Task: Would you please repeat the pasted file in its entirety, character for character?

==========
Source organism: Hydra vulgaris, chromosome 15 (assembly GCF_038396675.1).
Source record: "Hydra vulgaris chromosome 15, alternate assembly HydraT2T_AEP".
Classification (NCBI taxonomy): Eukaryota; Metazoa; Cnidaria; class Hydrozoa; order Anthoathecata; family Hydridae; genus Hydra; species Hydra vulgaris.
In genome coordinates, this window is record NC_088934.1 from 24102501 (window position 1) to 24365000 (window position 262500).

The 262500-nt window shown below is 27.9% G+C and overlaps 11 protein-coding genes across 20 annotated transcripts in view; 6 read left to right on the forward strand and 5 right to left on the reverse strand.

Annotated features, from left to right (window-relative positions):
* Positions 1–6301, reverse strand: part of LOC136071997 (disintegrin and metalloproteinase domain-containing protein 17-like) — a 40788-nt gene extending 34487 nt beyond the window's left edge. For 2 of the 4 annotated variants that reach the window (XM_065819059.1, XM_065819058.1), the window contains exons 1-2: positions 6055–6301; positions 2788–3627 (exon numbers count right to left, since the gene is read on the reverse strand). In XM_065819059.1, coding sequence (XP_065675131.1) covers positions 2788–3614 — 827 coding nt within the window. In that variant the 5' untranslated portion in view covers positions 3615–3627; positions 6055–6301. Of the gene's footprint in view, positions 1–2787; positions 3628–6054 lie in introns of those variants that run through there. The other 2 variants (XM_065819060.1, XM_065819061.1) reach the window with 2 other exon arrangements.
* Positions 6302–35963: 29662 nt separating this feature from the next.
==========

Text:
Source organism: Hydra vulgaris, chromosome 15 (assembly GCF_038396675.1).
Source record: "Hydra vulgaris chromosome 15, alternate assembly HydraT2T_AEP".
Classification (NCBI taxonomy): Eukaryota; Metazoa; Cnidaria; class Hydrozoa; order Anthoathecata; family Hydridae; genus Hydra; species Hydra vulgaris.
In genome coordinates, this window is record NC_088934.1 from 24102501 (window position 1) to 24365000 (window position 262500).

The 262500-nt window shown below is 27.9% G+C and overlaps 11 protein-coding genes across 20 annotated transcripts in view; 6 read left to right on the forward strand and 5 right to left on the reverse strand.

Annotated features, from left to right (window-relative positions):
* Positions 1–6301, reverse strand: part of LOC136071997 (disintegrin and metalloproteinase domain-containing protein 17-like) — a 40788-nt gene extending 34487 nt beyond the window's left edge. For 2 of the 4 annotated variants that reach the window (XM_065819059.1, XM_065819058.1), the window contains exons 1-2: positions 6055–6301; positions 2788–3627 (exon numbers count right to left, since the gene is read on the reverse strand). In XM_065819059.1, coding sequence (XP_065675131.1) covers positions 2788–3614 — 827 coding nt within the window. In that variant the 5' untranslated portion in view covers positions 3615–3627; positions 6055–6301. Of the gene's footprint in view, positions 1–2787; positions 3628–6054 lie in introns of those variants that run through there. The other 2 variants (XM_065819060.1, XM_065819061.1) reach the window with 2 other exon arrangements.
* Positions 6302–35963: 29662 nt separating this feature from the next.